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Tilapia stars in La Bamba

November 25, 2011|By Richard Foss
  • The Beef Nachos at La Bamba Restaurant in Burbank on Wednesday, November 23, 2011. The home-made tortillac hips are topped with shredded beef, black beans, cheese, sour cream, guacamole and pico de gallo. (Raul Roa/Staff Photographer)
The Beef Nachos at La Bamba Restaurant in Burbank on Wednesday,…

Sometimes you run across a business in a location that makes you doubt the sanity of the person who established it. La Bamba doesn’t quite rise to that level — it’s not down an alley or in a basement — but it’s in an unlikely spot, an odd triangular corner in an otherwise residential neighborhood. The sign out front calls it a Cuban restaurant, which is only partly true; half of the menu is Mexican, and there is a scattering of Jamaican, Venezuelan and other dishes.

There is nothing between the pleasant brick patio and the traffic on Glenoaks but a plastic curtain, but it’s an inviting atmosphere, more than we expected from the unpromising exterior. We ordered a Cuban sandwich with a side of fried plantains ($10.40), a taco combination plate ($7.95), and tilapia in a lemon, garlic and wine sauce ($10.95), along with soft drinks.

Cuban pressed sandwiches are composed of a mixture of ham, cheese, roasted pork and pickles, and they are a test of the kitchen. Grill them too long and the thin white roll shatters to bits; too short and you don’t get the crisp texture that is part of the fun. La Bamba’s version has guacamole instead of mustard, an innovation that would annoy purists (and some people do get exercised on the subject). It was properly grilled but not very flavorful — that shot of mustard makes a difference, and the bland guac didn’t replace it. Help was at hand, since the plantains were served with a delicious, mildly spicy sauce, and a dip of that perked up the sandwich. Since the plantains were delicious even without it, the sauce was repurposed.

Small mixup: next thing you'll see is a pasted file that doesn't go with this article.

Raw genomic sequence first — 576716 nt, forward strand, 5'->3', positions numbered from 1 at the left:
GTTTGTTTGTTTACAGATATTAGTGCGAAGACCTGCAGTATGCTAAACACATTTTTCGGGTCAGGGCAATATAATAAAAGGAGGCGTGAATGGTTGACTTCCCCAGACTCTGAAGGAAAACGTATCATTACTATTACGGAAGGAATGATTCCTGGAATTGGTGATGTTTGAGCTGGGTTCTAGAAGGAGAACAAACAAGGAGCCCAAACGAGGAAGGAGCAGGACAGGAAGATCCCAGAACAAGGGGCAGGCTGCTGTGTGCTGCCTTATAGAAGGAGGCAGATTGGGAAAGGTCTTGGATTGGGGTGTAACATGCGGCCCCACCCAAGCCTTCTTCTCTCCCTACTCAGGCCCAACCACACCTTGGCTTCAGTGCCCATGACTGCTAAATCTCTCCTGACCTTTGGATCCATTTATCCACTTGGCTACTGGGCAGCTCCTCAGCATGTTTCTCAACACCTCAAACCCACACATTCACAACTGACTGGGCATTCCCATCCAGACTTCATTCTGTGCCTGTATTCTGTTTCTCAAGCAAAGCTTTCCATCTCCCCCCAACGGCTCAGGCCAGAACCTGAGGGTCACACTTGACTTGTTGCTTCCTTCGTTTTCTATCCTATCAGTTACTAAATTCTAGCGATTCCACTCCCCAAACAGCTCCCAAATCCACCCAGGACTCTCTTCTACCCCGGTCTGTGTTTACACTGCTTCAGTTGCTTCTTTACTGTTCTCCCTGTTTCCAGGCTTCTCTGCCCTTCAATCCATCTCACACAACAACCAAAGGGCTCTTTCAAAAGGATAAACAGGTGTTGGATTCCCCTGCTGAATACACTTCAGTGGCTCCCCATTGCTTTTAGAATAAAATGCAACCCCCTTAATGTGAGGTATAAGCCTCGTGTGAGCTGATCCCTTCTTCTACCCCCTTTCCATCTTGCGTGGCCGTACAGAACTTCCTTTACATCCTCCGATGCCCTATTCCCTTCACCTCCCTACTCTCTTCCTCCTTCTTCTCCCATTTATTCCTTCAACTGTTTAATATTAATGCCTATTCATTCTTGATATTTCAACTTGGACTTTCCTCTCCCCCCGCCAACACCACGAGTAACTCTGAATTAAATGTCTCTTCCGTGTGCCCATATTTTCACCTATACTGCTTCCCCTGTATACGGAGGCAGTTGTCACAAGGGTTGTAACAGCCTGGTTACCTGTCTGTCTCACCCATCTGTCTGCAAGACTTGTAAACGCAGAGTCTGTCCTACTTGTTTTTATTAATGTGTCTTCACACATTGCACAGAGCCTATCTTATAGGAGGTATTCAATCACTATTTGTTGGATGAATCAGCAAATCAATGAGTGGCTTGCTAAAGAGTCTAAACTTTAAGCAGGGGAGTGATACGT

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The tacos were the American fast-food variant rather than authentic Mexican, but that’s fine — fast-food tacos are a nearly perfect snack, crunchy corn wrapper, lettuce, yellow cheese and all. These were much better than the chain restaurant version, thanks to quality meat and fresh ingredients, and I liked the Cuban-style black beans and saffron rice that came with them. The only thing missing was a homemade salsa to replace the chunky pico de gallo. With so many Mexican items on the menu, La Bamba should develop a sauce to match.

The star of the meal was the tilapia, not because of any particular innovation — but it’s a good recipe solidly executed. If you like fish at all, then a lemon, garlic and wine sauce is likely to go over well, and all ingredients were in balance here. Some garlic sauces preclude all social interaction for hours, but this one just had a healthy hint of sharpness and spice.

La Bamba is a neighborhood haunt with good service, decent food and lots of character. It’s an endearingly odd place for a relaxed meal at an affordable price.


DETAILS:

What: La Bamba

Where and when: 2600 N. Glenoaks Blvd., Burbank. Street parking only, beer and wine served. Open lunch and dinner daily, breakfast Sat.-Sun.

Info: labambarestaurant.us and (818) 846-3358.

 
 

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